Professor Noel Fitzpatrick is one of the most prominent doctors of veterinary medicine in the UK. Featured on the show The Supervet on Channel 4, Fitzpatrick performs live-saving operations for people’s beloved pets, often making use of advanced technologies like 3D printing in his procedures.
Despite his skills, Fitzpatrick says whether or not to keep animals alive is a moral decision, more than a scientific assessment. He says that 3D printing and other technological advancements have made it so he can cure nearly any pet’s ailment, but that doesn’t necessarily mean he should.
Fitzpatrick told recently that he and other vets have an obligation to focus on the value their services bring to the pet’s future quality of life before deciding to subject them to invasive surgeries.
His veterinary practice located in Surrey has been among the first to use advanced medical techniques such as creating bionic legs for people’s pets.
He also said that no matter how much money he might receive by performing complex operations, he takes the time to consider which outcome will be best for the animal before agreeing to do it.
He said, “The bottom line now is that anything is possible, if you have a blood and nerve supply.”
“That means that we now have a line in the sand: not what is ‘possible’ but what is ‘right.’ In the past it was just the case of if it wasn't possible, you'd move to euthanasia.”
Dr. Fitzpatrick said ever since he began using 3D printed joints with living tissue as part of his procedures, he spends every day walking a moral tightrope.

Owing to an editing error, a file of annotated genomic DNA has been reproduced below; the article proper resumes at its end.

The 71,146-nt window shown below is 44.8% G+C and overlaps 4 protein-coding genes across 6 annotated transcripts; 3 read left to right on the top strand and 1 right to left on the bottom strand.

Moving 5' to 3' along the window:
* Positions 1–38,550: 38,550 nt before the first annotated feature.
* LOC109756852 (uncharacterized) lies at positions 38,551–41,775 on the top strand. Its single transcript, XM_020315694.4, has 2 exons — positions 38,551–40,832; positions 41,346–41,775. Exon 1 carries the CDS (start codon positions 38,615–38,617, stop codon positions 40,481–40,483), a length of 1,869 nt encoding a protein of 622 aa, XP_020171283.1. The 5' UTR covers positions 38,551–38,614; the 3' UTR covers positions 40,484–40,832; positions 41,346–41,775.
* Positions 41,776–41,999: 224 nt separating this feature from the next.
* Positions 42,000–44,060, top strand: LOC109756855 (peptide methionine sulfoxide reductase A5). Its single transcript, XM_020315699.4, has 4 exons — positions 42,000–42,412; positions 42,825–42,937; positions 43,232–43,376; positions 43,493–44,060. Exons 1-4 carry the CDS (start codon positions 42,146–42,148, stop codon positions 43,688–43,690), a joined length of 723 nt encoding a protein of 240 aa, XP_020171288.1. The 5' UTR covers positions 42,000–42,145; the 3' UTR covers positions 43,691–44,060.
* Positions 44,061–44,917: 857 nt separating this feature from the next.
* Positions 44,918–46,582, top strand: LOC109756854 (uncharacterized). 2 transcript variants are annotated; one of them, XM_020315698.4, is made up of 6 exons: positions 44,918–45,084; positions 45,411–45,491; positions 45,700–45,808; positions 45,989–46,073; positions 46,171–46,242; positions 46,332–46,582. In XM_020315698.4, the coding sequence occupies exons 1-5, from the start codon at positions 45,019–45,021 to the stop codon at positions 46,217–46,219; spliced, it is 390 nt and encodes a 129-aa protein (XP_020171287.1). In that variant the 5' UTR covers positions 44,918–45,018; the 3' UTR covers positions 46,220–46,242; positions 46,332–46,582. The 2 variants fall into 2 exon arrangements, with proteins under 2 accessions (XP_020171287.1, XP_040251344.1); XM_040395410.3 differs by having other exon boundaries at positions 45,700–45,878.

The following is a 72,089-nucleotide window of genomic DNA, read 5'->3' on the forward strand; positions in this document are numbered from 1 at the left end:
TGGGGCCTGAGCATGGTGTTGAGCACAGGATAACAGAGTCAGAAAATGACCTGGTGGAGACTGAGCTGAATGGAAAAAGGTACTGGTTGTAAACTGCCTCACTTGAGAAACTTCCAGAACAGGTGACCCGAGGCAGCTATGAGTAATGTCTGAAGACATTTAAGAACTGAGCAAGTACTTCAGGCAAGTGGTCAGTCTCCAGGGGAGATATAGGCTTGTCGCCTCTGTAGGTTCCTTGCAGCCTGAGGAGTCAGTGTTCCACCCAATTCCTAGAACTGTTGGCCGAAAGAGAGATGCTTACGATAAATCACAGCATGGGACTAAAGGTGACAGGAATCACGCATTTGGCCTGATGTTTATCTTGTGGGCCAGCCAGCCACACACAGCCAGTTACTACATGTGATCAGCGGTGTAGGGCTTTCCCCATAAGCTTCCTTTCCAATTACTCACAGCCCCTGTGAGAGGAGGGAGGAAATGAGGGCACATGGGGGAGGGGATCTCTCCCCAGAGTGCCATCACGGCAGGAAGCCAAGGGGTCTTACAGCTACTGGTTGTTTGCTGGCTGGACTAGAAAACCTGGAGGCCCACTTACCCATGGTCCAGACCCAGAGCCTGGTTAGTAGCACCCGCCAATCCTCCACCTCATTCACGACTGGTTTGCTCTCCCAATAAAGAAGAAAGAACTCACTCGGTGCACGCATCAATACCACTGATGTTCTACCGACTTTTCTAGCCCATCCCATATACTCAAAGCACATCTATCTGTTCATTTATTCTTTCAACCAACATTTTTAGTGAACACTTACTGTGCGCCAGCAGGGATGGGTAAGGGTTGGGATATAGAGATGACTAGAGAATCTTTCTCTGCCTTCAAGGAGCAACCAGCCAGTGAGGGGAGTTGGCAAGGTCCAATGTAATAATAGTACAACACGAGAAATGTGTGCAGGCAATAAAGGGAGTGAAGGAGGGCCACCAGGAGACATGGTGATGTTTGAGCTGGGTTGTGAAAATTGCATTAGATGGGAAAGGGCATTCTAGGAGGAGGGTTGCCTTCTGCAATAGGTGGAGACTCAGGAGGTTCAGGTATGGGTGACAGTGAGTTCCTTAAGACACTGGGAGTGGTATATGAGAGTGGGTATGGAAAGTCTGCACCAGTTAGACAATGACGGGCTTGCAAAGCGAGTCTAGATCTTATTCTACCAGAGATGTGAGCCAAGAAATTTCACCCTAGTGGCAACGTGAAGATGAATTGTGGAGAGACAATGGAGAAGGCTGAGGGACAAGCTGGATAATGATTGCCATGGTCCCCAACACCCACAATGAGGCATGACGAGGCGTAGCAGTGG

At the same time, he thinks animals are very deserving of the most modern medical technologies, given the role they played in drug and medical testing for human medicine historically.
“They've given us all their lives for research, quite simply it's time to give something back.”
The Supervet is returning to TV with a new series featuring Dr. Fitzpatrick’s treatment of Jersey, the first three-legged cat to ever have a hip replacement.
Jersey lost a leg after being hit by a car. Fitzpatrick needed to create a new hip that moved in a unique way so she could balance on three legs alone.
He said, “It was a sweet cat. She had a slipping kneecap and really severe hip arthritis. Most cats can manage three legs but this one couldn’t."
Jersey’s medications weren’t helping her, which is why her owner wanted to pursue a compete hip replacement.
Dr. Fitzpatrick said, “It would have been easy to put her to sleep. Was that the right choice? The other options for pain control were suboptimal. But it worked.”
Jersey’s story is just one of many unique cases featured on The Supervet, often involving novel medical solutions with the help of 3D printing.